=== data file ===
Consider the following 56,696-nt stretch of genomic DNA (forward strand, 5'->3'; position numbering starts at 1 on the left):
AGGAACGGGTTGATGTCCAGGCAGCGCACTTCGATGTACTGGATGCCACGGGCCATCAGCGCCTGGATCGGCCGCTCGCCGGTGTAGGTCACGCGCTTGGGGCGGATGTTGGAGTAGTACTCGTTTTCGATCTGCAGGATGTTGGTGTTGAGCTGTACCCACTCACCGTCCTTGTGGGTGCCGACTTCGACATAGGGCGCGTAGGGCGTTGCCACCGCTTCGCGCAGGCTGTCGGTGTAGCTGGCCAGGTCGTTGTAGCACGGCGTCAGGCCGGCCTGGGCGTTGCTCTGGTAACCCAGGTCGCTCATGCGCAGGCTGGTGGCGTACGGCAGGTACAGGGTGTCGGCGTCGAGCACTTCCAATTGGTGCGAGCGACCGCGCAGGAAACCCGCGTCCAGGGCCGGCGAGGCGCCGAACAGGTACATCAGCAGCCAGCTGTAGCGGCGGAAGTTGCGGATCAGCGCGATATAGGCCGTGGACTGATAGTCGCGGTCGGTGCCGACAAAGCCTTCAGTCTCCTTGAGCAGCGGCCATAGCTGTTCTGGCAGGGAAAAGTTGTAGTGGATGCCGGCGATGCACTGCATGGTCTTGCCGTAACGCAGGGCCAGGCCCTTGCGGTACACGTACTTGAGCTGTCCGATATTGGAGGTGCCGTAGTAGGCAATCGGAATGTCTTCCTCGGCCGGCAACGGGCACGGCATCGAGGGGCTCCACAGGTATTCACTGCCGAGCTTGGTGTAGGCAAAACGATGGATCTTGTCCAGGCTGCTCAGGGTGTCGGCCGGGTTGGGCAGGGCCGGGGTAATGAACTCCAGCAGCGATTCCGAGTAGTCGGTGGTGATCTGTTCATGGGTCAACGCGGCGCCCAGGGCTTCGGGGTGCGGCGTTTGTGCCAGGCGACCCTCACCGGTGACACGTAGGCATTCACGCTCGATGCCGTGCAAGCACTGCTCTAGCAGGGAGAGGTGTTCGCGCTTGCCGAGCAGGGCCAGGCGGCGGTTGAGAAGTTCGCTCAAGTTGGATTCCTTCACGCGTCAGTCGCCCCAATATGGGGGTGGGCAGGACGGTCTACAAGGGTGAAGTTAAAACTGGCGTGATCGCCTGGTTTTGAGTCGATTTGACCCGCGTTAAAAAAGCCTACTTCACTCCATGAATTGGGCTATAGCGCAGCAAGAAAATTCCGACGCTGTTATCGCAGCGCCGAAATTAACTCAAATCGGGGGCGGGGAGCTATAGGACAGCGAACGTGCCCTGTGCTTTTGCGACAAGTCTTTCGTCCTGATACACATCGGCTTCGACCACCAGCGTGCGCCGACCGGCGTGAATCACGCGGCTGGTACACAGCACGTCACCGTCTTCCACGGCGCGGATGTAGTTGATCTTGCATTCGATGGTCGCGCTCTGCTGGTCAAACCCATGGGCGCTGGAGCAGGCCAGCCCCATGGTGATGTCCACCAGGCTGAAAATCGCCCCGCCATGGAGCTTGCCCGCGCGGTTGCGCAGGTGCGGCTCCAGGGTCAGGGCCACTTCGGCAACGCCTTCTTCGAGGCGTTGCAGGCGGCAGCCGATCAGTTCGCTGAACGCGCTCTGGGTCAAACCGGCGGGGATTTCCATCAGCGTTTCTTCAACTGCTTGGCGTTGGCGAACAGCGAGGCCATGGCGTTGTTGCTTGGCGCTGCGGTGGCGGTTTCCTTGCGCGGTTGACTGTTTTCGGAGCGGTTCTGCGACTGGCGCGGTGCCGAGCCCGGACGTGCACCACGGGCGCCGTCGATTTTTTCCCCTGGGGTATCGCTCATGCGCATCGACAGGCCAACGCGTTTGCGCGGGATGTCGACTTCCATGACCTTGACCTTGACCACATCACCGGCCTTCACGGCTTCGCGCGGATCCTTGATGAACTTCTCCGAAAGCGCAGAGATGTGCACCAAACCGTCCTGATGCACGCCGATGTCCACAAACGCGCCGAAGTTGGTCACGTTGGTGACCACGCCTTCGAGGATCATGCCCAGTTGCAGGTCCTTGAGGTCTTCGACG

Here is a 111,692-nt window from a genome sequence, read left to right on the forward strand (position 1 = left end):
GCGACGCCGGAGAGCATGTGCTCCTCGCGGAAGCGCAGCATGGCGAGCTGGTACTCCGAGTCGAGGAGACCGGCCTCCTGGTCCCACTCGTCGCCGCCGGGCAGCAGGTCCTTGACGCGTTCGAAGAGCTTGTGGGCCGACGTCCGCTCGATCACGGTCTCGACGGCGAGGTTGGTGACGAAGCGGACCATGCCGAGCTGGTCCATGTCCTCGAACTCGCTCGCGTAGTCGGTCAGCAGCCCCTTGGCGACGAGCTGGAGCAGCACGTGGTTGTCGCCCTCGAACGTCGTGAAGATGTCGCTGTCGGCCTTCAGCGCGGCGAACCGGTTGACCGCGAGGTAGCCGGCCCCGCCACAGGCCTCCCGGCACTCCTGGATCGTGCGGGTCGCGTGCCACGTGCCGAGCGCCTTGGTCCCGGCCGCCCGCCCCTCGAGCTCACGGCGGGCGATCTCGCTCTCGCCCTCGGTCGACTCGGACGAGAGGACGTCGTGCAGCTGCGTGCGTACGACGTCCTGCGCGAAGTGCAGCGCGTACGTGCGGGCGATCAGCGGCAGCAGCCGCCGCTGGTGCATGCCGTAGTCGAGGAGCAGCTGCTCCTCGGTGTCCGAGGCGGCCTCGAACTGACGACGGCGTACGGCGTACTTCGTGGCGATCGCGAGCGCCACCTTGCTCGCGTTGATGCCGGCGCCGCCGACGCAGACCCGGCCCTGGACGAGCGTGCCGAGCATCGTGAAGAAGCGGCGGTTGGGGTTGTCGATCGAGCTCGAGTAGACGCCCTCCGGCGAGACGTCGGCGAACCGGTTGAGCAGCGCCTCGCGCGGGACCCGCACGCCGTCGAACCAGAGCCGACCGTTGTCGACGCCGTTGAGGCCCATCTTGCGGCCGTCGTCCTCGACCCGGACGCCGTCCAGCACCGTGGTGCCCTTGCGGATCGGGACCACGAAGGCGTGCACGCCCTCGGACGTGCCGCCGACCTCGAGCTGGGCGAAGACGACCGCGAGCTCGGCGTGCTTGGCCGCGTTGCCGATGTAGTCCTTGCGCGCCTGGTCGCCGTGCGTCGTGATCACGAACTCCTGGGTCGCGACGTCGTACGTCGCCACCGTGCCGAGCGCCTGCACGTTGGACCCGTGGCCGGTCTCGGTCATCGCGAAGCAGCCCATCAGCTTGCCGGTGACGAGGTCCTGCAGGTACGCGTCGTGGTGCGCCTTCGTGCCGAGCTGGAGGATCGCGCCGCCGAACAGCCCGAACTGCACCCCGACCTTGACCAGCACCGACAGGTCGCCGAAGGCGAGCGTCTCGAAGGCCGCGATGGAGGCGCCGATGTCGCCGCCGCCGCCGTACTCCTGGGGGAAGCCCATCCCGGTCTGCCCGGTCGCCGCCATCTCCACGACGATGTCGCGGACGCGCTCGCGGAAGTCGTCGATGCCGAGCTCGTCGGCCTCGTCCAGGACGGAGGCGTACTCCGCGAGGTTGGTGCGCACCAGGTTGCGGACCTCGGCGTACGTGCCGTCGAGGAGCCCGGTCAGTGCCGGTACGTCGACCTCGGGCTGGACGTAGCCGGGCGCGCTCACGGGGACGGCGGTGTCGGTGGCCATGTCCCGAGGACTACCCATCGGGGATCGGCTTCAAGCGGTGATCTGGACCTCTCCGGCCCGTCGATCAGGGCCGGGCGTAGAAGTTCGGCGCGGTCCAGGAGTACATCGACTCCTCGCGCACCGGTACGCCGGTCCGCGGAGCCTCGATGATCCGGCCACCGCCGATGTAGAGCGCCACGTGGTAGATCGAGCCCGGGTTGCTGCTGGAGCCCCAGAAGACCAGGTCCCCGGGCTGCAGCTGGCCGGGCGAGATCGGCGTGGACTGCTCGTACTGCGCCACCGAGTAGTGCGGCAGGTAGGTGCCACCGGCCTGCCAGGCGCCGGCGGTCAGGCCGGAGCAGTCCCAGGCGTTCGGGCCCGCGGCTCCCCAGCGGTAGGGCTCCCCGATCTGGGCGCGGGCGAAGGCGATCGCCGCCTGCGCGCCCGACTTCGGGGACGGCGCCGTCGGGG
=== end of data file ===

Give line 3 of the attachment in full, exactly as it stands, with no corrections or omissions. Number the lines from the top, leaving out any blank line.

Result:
Here is a 111,692-nt window from a genome sequence, read left to right on the forward strand (position 1 = left end):